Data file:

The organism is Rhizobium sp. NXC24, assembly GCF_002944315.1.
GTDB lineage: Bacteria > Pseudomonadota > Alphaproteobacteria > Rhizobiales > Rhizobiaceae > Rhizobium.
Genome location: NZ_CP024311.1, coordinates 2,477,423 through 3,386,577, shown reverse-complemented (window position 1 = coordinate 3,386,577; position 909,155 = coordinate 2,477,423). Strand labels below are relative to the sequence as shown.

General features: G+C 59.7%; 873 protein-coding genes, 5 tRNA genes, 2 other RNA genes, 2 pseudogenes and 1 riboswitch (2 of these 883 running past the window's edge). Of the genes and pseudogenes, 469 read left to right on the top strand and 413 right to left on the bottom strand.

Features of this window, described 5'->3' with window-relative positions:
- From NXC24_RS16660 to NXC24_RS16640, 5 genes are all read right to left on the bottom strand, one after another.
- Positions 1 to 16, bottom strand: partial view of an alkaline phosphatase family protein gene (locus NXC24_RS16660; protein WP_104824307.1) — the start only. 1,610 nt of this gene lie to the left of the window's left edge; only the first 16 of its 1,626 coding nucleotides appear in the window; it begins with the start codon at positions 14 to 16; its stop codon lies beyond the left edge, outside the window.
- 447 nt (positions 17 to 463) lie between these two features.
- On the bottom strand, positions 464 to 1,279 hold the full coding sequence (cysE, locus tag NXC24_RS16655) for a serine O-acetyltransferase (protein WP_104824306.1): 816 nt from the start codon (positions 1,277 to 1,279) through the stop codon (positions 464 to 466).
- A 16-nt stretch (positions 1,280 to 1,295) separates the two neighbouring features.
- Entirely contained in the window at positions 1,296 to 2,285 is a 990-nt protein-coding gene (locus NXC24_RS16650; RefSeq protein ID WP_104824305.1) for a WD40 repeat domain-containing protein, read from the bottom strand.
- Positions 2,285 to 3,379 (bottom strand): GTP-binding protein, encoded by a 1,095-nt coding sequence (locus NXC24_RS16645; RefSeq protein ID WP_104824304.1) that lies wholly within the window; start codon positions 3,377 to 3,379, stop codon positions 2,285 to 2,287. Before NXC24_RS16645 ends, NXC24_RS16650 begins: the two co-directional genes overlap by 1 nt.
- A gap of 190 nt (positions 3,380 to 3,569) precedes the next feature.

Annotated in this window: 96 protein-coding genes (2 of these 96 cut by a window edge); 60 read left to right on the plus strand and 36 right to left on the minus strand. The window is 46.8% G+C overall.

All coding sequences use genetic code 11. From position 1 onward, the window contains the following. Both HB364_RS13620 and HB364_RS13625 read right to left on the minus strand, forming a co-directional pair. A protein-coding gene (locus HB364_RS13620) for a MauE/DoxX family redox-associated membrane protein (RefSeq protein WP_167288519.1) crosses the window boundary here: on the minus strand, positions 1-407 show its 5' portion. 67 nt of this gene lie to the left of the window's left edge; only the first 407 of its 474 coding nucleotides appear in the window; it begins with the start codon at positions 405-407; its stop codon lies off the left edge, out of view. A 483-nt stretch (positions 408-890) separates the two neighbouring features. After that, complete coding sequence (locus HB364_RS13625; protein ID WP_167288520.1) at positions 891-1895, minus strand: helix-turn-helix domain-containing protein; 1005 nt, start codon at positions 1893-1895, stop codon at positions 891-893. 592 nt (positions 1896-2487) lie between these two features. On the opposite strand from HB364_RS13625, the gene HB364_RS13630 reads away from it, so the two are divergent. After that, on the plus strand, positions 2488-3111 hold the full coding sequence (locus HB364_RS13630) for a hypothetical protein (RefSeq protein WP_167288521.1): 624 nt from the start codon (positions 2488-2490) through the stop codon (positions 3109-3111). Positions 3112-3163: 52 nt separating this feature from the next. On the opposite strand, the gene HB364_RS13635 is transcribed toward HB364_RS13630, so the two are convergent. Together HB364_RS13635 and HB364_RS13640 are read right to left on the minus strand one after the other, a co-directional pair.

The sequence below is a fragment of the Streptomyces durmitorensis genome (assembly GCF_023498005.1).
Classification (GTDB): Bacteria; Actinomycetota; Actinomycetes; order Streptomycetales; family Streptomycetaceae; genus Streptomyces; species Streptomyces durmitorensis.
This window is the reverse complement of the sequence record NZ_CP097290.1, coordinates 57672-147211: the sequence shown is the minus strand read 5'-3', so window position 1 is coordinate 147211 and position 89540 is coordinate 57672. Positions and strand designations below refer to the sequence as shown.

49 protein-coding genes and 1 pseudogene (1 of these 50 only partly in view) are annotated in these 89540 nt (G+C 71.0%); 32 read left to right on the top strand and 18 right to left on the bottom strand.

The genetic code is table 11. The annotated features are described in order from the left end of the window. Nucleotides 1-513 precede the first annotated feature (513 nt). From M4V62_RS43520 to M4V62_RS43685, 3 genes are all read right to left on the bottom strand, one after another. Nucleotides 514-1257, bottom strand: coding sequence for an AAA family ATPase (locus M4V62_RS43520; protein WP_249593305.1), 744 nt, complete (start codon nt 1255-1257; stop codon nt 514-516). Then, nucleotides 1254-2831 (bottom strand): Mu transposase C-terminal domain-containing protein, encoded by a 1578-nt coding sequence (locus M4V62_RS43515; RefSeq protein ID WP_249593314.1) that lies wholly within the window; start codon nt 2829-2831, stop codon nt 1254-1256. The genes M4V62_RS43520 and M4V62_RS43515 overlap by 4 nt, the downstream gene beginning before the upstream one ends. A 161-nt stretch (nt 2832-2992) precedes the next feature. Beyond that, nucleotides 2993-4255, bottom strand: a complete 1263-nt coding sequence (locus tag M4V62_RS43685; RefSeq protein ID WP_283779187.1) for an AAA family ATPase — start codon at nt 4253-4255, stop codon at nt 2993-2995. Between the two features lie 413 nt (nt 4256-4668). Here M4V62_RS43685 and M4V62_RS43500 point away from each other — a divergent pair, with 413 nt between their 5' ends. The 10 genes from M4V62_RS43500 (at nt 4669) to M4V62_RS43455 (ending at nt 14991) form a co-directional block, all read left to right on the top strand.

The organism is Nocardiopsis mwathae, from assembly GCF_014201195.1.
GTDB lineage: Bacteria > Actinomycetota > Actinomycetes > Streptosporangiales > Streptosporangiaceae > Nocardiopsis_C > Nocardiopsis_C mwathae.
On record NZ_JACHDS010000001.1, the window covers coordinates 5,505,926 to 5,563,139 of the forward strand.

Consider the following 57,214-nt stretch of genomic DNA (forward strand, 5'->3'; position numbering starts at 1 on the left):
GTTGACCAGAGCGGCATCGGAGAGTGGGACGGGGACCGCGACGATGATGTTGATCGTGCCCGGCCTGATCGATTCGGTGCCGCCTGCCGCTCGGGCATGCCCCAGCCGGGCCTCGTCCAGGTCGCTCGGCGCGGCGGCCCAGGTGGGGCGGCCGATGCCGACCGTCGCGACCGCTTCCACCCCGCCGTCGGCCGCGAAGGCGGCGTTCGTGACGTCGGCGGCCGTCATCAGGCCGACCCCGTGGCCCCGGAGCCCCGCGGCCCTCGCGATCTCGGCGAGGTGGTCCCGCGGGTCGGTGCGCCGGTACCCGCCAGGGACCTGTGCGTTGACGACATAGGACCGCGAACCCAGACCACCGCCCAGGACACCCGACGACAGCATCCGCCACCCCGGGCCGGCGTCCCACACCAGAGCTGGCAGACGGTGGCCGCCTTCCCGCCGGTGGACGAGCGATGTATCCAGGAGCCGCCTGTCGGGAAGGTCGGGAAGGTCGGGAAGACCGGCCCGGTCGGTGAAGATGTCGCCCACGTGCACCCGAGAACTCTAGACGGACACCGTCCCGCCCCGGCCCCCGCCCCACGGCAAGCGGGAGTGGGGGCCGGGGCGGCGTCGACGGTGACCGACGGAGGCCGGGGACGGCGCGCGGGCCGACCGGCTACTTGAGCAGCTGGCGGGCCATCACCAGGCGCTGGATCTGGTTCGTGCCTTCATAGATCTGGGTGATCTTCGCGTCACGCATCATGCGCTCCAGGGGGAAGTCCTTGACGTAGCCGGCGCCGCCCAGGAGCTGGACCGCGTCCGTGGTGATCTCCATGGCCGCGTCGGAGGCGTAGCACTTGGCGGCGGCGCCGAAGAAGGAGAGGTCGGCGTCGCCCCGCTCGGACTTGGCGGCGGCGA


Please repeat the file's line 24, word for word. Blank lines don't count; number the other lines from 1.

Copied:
Consider the following 57,214-nt stretch of genomic DNA (forward strand, 5'->3'; position numbering starts at 1 on the left):